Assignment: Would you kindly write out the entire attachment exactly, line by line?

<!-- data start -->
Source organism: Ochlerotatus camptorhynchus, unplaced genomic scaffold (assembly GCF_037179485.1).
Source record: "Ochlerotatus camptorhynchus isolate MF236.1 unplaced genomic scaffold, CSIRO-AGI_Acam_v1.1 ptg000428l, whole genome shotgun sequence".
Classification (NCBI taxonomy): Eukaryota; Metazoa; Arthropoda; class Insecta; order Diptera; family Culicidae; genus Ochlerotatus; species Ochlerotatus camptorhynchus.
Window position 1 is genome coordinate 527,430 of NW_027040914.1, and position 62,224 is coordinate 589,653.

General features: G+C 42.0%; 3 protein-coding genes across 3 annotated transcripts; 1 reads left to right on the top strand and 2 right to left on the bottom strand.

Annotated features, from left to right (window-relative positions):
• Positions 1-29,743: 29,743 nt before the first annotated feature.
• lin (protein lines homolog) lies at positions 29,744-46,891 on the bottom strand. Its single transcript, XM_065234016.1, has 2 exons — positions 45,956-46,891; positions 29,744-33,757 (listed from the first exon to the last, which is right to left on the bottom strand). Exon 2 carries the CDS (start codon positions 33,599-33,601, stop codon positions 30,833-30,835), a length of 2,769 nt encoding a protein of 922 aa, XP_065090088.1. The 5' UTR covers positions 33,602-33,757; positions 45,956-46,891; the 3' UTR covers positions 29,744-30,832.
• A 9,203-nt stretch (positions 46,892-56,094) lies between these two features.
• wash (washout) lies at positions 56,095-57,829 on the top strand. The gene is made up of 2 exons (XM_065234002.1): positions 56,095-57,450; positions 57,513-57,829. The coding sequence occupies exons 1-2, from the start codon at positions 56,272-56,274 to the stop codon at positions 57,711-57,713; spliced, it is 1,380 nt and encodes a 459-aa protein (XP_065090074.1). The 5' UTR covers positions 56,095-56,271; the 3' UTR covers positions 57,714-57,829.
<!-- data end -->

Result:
Source organism: Ochlerotatus camptorhynchus, unplaced genomic scaffold (assembly GCF_037179485.1).
Source record: "Ochlerotatus camptorhynchus isolate MF236.1 unplaced genomic scaffold, CSIRO-AGI_Acam_v1.1 ptg000428l, whole genome shotgun sequence".
Classification (NCBI taxonomy): Eukaryota; Metazoa; Arthropoda; class Insecta; order Diptera; family Culicidae; genus Ochlerotatus; species Ochlerotatus camptorhynchus.
Window position 1 is genome coordinate 527,430 of NW_027040914.1, and position 62,224 is coordinate 589,653.

General features: G+C 42.0%; 3 protein-coding genes across 3 annotated transcripts; 1 reads left to right on the top strand and 2 right to left on the bottom strand.

Annotated features, from left to right (window-relative positions):
• Positions 1-29,743: 29,743 nt before the first annotated feature.
• lin (protein lines homolog) lies at positions 29,744-46,891 on the bottom strand. Its single transcript, XM_065234016.1, has 2 exons — positions 45,956-46,891; positions 29,744-33,757 (listed from the first exon to the last, which is right to left on the bottom strand). Exon 2 carries the CDS (start codon positions 33,599-33,601, stop codon positions 30,833-30,835), a length of 2,769 nt encoding a protein of 922 aa, XP_065090088.1. The 5' UTR covers positions 33,602-33,757; positions 45,956-46,891; the 3' UTR covers positions 29,744-30,832.
• A 9,203-nt stretch (positions 46,892-56,094) lies between these two features.
• wash (washout) lies at positions 56,095-57,829 on the top strand. The gene is made up of 2 exons (XM_065234002.1): positions 56,095-57,450; positions 57,513-57,829. The coding sequence occupies exons 1-2, from the start codon at positions 56,272-56,274 to the stop codon at positions 57,711-57,713; spliced, it is 1,380 nt and encodes a 459-aa protein (XP_065090074.1). The 5' UTR covers positions 56,095-56,271; the 3' UTR covers positions 57,714-57,829.